For many of us, ordering a special bottle of wine is part of the experience of dining out. And it was extra special for a table of diners at Hawksmoor Manchester, an up-market restaurant in the north of England.
When a table of guests ordered a £260 bottle of Bordeaux, they already thought they were in line for a treat. What they got by error was a bottle of wine worth £4,500.
Which bottle of wine is worth so much?
The restaurant tweeted that they hoped the customers have enjoyed the expensive 2001 bottle of Chateu le Pin Pomerol, which was served by mistake. According to a spokesman from the restaurant, the error was only noticed after the customers had left.
The original order was for a bottle of Chateau Pichon Longueville Contesse de Lalande, 2001, for a still impressive price of £260. Unfortunately for the restaurant, a server picked up the wrong bottle. Fortunately for the guests, they were served something that the manager of the restaurant says is “something spectacular”.
Just 500 bottles of the 2001 Chateau de Pin Pomerol were made, and it is described in the restaurant’s tasting guide as having: “an extraordinary perfume of crème de cassis, cherry liqueur, plums, liquorice, caramel and sweet toast”.
How can a wine be so expensive – and is it worth it?
The incident begs the question as to whether most people would realise they were served something costing 17 times the bottle they actually ordered. And what makes certain wines so expensive anyway?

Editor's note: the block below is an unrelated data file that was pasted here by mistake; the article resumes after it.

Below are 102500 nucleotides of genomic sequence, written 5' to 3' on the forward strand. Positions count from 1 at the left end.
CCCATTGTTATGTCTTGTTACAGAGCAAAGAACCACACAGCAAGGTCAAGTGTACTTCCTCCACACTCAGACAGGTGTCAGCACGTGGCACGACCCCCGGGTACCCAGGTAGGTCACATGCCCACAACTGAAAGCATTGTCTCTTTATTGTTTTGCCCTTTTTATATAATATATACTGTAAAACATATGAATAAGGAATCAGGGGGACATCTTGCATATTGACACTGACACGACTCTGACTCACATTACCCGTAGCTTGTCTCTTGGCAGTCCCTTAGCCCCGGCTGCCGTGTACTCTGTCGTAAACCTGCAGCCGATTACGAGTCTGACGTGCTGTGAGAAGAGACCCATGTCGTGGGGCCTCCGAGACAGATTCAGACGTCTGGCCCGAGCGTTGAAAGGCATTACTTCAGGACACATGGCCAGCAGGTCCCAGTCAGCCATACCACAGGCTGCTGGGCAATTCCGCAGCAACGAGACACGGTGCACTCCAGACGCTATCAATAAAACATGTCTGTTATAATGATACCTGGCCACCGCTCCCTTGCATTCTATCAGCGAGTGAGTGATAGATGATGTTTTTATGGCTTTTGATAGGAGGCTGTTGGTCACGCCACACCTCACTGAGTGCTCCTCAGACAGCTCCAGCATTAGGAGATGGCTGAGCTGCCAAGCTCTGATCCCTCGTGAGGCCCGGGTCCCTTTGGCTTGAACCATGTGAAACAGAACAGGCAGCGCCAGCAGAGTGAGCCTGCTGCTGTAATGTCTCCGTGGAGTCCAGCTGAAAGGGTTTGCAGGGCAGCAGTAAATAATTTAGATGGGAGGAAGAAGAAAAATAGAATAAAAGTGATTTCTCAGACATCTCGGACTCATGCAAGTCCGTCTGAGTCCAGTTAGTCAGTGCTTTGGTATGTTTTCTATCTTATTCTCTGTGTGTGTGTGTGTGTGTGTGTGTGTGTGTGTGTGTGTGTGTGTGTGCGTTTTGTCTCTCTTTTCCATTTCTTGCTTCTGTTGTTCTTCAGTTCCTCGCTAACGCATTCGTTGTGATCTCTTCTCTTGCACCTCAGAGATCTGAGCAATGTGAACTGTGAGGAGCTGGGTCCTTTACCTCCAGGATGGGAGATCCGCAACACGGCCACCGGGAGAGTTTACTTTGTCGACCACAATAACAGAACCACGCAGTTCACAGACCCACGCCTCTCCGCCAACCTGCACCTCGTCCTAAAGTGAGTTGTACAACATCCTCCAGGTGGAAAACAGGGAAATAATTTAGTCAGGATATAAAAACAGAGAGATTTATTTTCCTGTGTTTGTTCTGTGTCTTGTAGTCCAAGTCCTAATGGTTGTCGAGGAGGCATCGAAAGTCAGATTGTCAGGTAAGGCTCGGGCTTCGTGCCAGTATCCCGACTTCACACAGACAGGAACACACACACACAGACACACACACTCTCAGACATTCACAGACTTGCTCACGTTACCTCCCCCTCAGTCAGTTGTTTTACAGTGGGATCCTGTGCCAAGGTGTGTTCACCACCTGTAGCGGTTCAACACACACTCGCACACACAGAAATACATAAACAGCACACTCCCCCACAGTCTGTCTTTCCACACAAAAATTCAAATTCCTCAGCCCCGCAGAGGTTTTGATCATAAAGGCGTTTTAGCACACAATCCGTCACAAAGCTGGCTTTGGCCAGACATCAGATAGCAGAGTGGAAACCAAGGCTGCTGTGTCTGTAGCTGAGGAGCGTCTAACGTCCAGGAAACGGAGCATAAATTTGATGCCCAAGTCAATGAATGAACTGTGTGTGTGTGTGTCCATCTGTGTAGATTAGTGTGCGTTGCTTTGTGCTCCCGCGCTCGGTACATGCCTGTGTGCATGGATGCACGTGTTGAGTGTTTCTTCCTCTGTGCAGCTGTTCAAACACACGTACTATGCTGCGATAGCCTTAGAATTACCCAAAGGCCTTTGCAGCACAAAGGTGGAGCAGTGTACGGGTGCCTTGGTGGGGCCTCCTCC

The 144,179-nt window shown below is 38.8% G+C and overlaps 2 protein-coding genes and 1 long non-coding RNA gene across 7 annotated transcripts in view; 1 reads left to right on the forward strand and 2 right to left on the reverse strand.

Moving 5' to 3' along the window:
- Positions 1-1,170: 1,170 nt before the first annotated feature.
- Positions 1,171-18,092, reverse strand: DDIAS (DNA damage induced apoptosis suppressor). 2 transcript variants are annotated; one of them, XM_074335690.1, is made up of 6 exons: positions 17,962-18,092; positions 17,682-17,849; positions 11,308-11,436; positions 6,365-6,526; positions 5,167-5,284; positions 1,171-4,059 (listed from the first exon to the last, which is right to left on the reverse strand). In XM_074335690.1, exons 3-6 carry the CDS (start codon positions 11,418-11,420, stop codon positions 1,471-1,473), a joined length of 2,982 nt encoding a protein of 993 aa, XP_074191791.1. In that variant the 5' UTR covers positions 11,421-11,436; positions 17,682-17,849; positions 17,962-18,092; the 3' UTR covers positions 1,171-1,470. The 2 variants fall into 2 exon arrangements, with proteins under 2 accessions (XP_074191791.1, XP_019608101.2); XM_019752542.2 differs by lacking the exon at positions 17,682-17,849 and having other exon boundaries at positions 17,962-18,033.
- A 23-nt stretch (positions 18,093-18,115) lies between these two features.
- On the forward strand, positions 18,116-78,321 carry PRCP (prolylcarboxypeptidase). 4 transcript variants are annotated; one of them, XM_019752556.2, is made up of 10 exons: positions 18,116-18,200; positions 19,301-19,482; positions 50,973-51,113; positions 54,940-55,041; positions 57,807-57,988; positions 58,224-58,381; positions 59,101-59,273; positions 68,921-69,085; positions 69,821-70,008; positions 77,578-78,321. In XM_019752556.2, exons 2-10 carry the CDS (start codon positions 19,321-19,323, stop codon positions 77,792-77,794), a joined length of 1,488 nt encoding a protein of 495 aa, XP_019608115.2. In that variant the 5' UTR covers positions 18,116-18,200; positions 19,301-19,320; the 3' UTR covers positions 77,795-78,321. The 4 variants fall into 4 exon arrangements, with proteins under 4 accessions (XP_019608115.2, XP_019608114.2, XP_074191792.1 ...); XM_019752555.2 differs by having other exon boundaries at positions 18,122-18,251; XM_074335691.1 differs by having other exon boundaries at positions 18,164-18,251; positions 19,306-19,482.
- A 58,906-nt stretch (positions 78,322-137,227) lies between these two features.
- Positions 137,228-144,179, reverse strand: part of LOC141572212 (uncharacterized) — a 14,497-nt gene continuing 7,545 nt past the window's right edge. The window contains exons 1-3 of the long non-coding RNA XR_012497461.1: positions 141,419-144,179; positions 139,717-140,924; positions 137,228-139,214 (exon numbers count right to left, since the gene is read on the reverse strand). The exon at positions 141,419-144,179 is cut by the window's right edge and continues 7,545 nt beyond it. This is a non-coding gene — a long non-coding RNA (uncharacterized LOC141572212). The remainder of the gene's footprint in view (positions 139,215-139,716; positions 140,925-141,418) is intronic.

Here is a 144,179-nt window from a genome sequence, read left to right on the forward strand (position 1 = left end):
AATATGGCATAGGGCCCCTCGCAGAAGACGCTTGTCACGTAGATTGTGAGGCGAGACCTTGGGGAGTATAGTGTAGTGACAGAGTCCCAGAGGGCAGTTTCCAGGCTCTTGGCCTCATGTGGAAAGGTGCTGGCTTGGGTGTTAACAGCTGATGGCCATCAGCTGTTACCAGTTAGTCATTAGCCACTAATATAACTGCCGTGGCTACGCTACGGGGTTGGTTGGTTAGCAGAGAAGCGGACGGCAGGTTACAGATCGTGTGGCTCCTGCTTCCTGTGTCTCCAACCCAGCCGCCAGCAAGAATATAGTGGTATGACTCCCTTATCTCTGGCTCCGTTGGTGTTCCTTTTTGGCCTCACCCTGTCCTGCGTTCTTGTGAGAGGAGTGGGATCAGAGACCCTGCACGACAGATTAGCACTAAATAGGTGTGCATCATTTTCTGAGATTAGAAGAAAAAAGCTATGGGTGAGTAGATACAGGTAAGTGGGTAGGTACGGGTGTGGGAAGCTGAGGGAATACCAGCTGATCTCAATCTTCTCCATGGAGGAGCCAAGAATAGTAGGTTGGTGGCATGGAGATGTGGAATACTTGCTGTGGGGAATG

Expert opinions are divided as to whether the costliness is obvious from the taste, with some saying that it’s self-evident and others, like wine expert Jilly Goolden disagreeing. In an interview with the BBC Goolden says that “you wouldn’t know if you were tasting wine worth £4,500… It’s a very old wine. It would look different and would probably have lost quite a lot of fruit – those drinking it might even have been disappointed.”
Rare wines become more expensive over time
Le Pin is one of the most expensive wines available, with much of its value coming from its rarity and provenance. Only 500 cases were made on a very small vineyard (one-acre), which drives its scarcity value. This also means the cost of making it is obviously higher, which is passed on in its label price.
And while there is a very obvious difference between a £5 bottle of wine and a £25 bottle of wine, the experts say that it’s less easy to detect as prices climb. Either way, the diners at Hawksmoor Manchester had a much more special experience than they could have anticipated!